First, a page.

Amazing video shows black waiter in 1960s Mississippi explaining the pain of working in white-only restaurant

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Was singing ‘minstrel’ waiter in whites-only restaurant killed for this tape in which he finally tells the truth about his customers? Granddaughter launches quest for truth



PUBLISHED: 13:24 EST, 15 July 2012 UPDATED: 05:27 EST, 16 July 2012


It was the height of racial tension during the Civil Rights era when a documentary maker trained his camera on Booker Wright, a white-suited waiter at a white-only restaurant in Mississippi. 

The journalist had only hoped to capture a piece of the South in the spring of 1966, a grown man who was hired to sing the menu to wealthy diners. However, when Mr Wright finished his performance of the day’s specials, he looked into the camera and launched into a heartbreaking monologue of what it meant to be a black man working in a segregated restaurant. 

‘Some people are nice. Some is not. Some call me Booker, some call me John, some call me Jim. Some call me n*****. All that hurts, but you have to smile,’ he says. 

‘The meaner the man be, the more you smile, although you’re crying on the inside. Although you’re wondering what else can I do? Sometimes he’ll tip you, sometimes he’ll say, “I’m not going to top the n*****, don’t look for no tip.”‘

Booker Wright

Standing up: Booker Wright was a waiter at a white-only restaurant when he spoke out against the pain of racism in 1960s Mississippi

Mr Wright’s cameo in Frank DeFellita’s NBC documentary, ‘Mississippi: A Self-Portrait,’ was just two minutes, but it cost him dearly. 

By revealing that he was not just a mindless servant and was in fact a man who had feelings and ambitions, he became a target. He was brutally beaten, the restaurant he owned on the black side of town was firebombed and seven years later, he was murdered. 


Four and a half decades later, Mr DeFellita’s son and Mr Wright’s granddaughter have come together to find answers about that fateful scene — why Mr Wright stuck his neck out and whether it really did lead to his killing.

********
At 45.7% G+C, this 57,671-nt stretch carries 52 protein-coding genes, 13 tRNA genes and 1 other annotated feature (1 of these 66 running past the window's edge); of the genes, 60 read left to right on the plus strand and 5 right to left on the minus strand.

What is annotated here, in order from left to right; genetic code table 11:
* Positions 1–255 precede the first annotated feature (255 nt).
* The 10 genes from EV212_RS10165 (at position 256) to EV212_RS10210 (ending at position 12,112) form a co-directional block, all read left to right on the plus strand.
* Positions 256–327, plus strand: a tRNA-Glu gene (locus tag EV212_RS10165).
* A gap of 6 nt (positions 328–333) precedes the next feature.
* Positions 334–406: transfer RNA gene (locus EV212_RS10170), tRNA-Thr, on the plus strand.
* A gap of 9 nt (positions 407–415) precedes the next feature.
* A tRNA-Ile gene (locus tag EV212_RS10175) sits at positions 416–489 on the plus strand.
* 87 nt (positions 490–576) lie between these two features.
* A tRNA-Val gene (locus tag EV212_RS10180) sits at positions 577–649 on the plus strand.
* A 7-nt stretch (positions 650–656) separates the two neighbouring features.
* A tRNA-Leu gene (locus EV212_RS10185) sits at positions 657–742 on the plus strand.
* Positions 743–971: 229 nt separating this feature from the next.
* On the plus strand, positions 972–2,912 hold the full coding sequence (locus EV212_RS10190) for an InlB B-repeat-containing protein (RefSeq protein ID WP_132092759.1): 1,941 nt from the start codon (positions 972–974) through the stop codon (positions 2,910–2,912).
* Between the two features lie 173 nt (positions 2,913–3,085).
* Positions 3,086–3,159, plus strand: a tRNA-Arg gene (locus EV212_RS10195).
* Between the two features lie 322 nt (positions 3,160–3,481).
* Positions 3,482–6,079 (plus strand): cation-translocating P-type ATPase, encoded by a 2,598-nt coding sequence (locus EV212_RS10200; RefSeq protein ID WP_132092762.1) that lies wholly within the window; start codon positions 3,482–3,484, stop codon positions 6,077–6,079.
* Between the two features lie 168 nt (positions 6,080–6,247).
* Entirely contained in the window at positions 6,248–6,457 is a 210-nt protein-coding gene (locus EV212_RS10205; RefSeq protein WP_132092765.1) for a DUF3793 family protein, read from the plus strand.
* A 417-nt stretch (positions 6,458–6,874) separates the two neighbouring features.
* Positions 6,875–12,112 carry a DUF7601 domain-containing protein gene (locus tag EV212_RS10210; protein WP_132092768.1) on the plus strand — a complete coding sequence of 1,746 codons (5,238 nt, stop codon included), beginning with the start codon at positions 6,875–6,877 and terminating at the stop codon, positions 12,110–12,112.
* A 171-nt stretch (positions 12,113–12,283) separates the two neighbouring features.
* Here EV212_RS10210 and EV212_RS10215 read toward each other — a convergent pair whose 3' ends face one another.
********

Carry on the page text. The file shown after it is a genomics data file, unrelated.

Yvett Johnson and Ray DeFellita each began searching for Mr Wright separately. 

Ms Johnson, Mr Wright’s granddaughter, grew up in a wealthy gated community in San Diego, California — far from the racism and poverty that haunted her grandfather. She started her journey when she had children of her own and began digging up her family’s history, looking for her roots. 

Yvett Johnson and Ray DeFellita

Partners: Yvett Johnson, Mr Wright’s granddaughter, and Ray DeFellita, the son of the original filmmaker, tracked down what happened to Mr Wright after the documentary aired

Booker Wright

Retaliation: Mr Wright was badly beaten after the documentary aired

Mr DeFellita remembers watching his father’s documentary about Mississippi as a child. Even then, it stuck with him — largely because of Mr Wright’s heartbreaking monologue. He became interested in tracking down Mr Wright’s family to find out what had become of him after his father’s documentary aired. 

They met when Mr DeFellita posted the footage of Mr Wright on the Internet and Ms Johnson reached out to him. 

Together, they produced a documentary of their own in 2011, ‘Booker’s Place: A Mississippi Story.’ It debuted at New York’s famous TriBeCa Film Festival this year. 

Mr Wright’s appearance on the NBC documentary was a courageous, even selfless, act at the time. Frank DeFellita, who had been warned about Civil Rights violence before traveling to Mississippi, knew that if he aired the interview, it would put Mr Wright in danger and possibly get him killed. 

‘I had a talk with Booker and said “Do you really want to do this?” This is going to air all over the South and they’re going to watch you, in a sense, ridicule them as being fools,’ Frank DeFellita, now 90, told his son for the documentary. 

His response: ‘The time has come, I’ve got to talk the way I feel.’

The 1965 interview with Mr Wright is both chilling and uplifting. 

He recounts painful interactions with racist customers who seem him as a black servant, rather than a fellow man. 

‘Don’t talk to him like that, that’s a good n*****, that’s my n*****,’ he imitates one customer as saying. 

‘Yes sir, boss. I’m your n*****,’ is his response. 

‘I’m trying to make a living. Why? I’ve got three children. I want them to get an education. I wasn’t fortunate enough to ‘get an education, but I want them to get it. And they’re doing good,’ he explains.

Frank DeFellita

Searching: Frank DeFellita was hoping to tell the story of the Civil Rights struggle with his 1966 NBC documentary that featured Mr Wright

‘That’s what I’m struggling for. I don’t want this and I don’t want that. But I just don’t want my children to have to go through what I go through here.’

Shortly after the documentary aired — it was only shown once — Mr Wright was beaten badly by residents of the small Mississippi town where he lived and fired from the restaurant where he worked.

Eventually, he opened a small restaurant of his own — a gathering place for the black community that was visited by the likes of blues legend BB King. 

Seven years after the film aired, a black diner walked into Mr Wright’s cafe and shot him dead. 

Ms Johnson is convinced the killer was paid by someone in the white community as payback for speaking out.

Video of the fateful interview with Mr Wright:

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